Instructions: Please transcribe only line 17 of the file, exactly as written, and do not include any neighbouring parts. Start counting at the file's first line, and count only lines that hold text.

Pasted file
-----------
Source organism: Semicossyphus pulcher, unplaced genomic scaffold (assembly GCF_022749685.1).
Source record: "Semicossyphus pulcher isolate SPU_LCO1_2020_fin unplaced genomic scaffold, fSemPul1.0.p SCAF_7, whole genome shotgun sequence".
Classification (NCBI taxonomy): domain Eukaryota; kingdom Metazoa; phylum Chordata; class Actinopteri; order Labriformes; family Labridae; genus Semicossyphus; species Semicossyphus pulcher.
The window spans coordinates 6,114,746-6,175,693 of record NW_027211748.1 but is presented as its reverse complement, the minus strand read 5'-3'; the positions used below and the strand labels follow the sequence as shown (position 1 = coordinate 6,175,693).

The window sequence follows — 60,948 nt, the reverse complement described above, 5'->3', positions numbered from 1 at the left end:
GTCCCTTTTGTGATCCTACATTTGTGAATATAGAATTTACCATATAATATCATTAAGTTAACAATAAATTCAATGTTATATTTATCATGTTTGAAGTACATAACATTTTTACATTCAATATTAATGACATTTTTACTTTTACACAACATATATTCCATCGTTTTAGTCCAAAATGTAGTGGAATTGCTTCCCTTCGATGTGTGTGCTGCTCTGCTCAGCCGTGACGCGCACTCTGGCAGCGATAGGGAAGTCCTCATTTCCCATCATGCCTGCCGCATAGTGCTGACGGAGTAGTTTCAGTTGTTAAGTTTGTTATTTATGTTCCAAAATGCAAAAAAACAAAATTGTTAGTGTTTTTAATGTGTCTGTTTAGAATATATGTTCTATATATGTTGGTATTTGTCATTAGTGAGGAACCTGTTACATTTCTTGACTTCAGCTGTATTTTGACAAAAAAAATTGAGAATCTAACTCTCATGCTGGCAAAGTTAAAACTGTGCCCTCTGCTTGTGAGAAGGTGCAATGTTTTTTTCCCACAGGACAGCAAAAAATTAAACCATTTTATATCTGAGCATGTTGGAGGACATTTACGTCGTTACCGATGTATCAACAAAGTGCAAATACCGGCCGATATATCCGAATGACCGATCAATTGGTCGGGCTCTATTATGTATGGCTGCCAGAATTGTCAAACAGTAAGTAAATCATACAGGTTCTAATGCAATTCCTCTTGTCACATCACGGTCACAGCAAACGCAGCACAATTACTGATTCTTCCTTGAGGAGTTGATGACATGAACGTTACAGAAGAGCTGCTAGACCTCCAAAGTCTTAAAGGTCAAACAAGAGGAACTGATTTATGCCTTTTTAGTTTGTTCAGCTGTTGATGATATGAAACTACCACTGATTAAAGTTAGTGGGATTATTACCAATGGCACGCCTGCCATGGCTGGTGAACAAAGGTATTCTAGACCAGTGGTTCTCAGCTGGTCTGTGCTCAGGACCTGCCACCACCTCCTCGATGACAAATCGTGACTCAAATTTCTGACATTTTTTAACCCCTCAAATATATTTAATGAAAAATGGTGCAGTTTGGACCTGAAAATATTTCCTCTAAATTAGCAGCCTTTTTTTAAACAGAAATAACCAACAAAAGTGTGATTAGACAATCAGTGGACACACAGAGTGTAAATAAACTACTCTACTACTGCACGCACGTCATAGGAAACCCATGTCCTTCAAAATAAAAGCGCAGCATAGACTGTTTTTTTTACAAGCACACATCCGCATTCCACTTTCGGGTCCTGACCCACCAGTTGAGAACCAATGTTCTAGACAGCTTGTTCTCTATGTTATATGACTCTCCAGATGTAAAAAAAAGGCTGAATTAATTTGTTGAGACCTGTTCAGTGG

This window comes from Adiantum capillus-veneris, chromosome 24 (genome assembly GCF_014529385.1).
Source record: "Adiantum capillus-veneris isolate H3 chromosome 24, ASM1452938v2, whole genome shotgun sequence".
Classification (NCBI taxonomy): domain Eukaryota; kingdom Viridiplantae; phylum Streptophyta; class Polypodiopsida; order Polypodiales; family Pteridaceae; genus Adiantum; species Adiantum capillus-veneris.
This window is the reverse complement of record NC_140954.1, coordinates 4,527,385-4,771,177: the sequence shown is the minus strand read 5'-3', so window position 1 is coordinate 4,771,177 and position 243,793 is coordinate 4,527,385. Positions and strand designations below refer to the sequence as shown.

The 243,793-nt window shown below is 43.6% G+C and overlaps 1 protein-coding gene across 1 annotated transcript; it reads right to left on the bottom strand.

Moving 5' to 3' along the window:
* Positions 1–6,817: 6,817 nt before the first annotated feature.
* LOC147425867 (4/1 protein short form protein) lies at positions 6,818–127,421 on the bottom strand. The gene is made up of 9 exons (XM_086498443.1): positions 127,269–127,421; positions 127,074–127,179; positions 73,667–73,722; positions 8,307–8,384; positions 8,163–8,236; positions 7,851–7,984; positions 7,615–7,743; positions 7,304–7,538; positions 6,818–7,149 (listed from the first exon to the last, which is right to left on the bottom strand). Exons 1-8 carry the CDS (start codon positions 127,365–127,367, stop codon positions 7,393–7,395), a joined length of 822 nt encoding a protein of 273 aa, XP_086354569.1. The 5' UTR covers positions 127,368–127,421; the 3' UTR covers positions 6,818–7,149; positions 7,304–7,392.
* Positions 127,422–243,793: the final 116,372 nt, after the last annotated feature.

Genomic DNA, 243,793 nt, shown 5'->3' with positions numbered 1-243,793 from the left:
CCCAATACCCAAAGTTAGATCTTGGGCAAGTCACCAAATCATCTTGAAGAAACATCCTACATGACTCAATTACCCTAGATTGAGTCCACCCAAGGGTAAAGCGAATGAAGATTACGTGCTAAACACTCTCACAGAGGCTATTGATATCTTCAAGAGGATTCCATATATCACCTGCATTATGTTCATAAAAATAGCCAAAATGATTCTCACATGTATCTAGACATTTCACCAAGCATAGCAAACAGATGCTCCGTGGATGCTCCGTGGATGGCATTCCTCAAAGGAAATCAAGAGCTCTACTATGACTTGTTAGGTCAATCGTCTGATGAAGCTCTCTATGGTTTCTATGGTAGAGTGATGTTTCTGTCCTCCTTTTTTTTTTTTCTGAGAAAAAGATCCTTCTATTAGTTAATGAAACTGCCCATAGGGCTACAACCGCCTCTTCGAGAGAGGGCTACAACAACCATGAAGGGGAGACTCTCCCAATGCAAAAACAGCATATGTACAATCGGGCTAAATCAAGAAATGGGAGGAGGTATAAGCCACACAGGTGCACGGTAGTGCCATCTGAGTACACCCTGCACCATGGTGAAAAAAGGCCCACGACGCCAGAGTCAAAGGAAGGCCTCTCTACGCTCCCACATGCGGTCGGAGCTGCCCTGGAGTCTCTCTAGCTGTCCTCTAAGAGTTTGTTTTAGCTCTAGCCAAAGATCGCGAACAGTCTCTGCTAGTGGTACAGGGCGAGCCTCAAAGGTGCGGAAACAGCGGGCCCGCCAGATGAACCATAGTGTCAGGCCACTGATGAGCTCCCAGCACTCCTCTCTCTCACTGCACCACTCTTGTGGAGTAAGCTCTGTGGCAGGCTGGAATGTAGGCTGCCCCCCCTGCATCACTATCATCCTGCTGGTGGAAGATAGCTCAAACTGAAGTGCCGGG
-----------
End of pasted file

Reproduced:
CCCAATACCCAAAGTTAGATCTTGGGCAAGTCACCAAATCATCTTGAAGAAACATCCTACATGACTCAATTACCCTAGATTGAGTCCACCCAAGGGTAAAGCGAATGAAGATTACGTGCTAAACACTCTCACAGAGGCTATTGATATCTTCAAGAGGATTCCATATATCACCTGCATTATGTTCATAAAAATAGCCAAAATGATTCTCACATGTATCTAGACATTTCACCAAGCATAGCAAACAGATGCTCCGTGGATGCTCCGTGGATGGCATTCCTCAAAGGAAATCAAGAGCTCTACTATGACTTGTTAGGTCAATCGTCTGATGAAGCTCTCTATGGTTTCTATGGTAGAGTGATGTTTCTGTCCTCCTTTTTTTTTTTTCTGAGAAAAAGATCCTTCTATTAGTTAATGAAACTGCCCATAGGGCTACAACCGCCTCTTCGAGAGAGGGCTACAACAACCATGAAGGGGAGACTCTCCCAATGCAAAAACAGCATATGTACAATCGGGCTAAATCAAGAAATGGGAGGAGGTATAAGCCACACAGGTGCACGGTAGTGCCATCTGAGTACACCCTGCACCATGGTGAAAAAAGGCCCACGACGCCAGAGTCAAAGGAAGGCCTCTCTACGCTCCCACATGCGGTCGGAGCTGCCCTGGAGTCTCTCTAGCTGTCCTCTAAGAGTTTGTTTTAGCTCTAGCCAAAGATCGCGAACAGTCTCTGCTAGTGGTACAGGGCGAGCCTCAAAGGTGCGGAAACAGCGGGCCCGCCAGATGAACCATAGTGTCAGGCCACTGATGAGCTCCCAGCACTCCTCTCTCTCACTGCACCACTCTTGTGGAGTAAGCTCTGTGGCAGGCTGGAATGTAGGCTGCCCCCCCTGCATCACTATCATCCTGCTGGTGGAAGATAGCTCAAACTGAAGTGCCGGG